According to this infographic by ILoveCoffee.jp, the #1 most coffee-drinking-est career is "Scientist/Lab Technician." I can see the sense in that: science is awesome, but on a day-to-day basis it is also often very boring. How much pipetting can you do before you fall asleep, the drone of the lab hood lulling you off to the Land of Nod? Better get some coffee, then!
Who drinks the most coffee?
Science is awesome, but on a day-to-day basis it is also often very boring.
And remember, it was mathematician Alfred Renyi who famously said that "A mathematician is a device for turning coffee into theorems."
I am also not surprised about the #2 slot, which goes to "Marketing/PR Professional." If you have ever spent any time around marketing or PR professionals, you know that they are annoyingly frenetic. I'm pretty sure that "I drink a lot of coffee" is just a cover story for all the coke they are snorting in the bathroom. (Totally not kidding about that, by the way.)
Teachers, nurses, writers: three other professions which are known for their coffee consumption. It's the need to stay alert against the vicissitudes of a boring job and/or long hours. I'm sure every Teacher's Lounge in the country has a giant pot of coffee that basically has been continually brewed for the last 30 years. The same goes for most nurse's stations. And as for the lonely writer, well - I just made myself a cup, personally.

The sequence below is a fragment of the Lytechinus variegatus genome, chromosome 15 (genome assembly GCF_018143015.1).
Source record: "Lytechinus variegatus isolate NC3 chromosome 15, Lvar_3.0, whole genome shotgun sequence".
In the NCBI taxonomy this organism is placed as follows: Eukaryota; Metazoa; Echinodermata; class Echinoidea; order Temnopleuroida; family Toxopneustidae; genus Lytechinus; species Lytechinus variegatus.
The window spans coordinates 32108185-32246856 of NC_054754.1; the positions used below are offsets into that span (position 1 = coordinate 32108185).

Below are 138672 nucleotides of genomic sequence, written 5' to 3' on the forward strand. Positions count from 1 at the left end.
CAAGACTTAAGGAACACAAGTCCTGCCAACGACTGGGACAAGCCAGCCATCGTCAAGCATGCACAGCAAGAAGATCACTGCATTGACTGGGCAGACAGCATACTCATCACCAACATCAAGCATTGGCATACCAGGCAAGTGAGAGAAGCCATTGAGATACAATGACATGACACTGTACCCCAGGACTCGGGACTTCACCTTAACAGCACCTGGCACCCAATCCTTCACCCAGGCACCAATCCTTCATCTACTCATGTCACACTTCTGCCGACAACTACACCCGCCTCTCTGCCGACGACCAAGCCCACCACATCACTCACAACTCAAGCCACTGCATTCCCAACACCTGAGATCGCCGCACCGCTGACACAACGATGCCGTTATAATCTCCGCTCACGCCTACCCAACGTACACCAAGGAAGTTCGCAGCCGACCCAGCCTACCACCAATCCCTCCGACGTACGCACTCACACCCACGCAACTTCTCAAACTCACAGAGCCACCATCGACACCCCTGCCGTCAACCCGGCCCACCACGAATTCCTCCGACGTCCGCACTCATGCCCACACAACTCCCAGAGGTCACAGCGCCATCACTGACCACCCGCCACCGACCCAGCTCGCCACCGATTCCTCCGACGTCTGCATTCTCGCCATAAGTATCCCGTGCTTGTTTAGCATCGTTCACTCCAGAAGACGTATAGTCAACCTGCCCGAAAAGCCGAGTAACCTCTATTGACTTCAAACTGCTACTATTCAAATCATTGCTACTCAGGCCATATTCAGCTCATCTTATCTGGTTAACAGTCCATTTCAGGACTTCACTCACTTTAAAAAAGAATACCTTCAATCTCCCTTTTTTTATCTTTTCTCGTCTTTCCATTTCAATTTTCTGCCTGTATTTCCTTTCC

"Fighting off boredom" is probably the source of the coffee consumption at job #12, Human Resources Benefits Coordinator. I have been a Human Resources Benefits Coordinator, so I am in the perfect position to tell you: it is an incredibly boring job. Imagine explaining the difference between Short Term and Long Term Care insurance, every day, forever. It makes me bored just thinking about it.
I must take umbrage in the next section, at the assertion that the Northeast is "where the workday coffee ritual is the strongest." This infographic is sourced partly from Dunkin Donuts, which may explain this particular blurb. Dunkin Donuts is strongest in the Northeast, it's true. The doughnut chain has made few inroads into the West Coast culture. But hello? We gave the world Starbucks for pity's sake. I challenge their assertion. I challenge it!
Finally, I am not really sure what to make of the information that writers are most likely to add a flavor to their coffee, while judges are most likely to drink it black. (Personally I almost never add flavor, but I realize that I am but a blip on the statistical map.)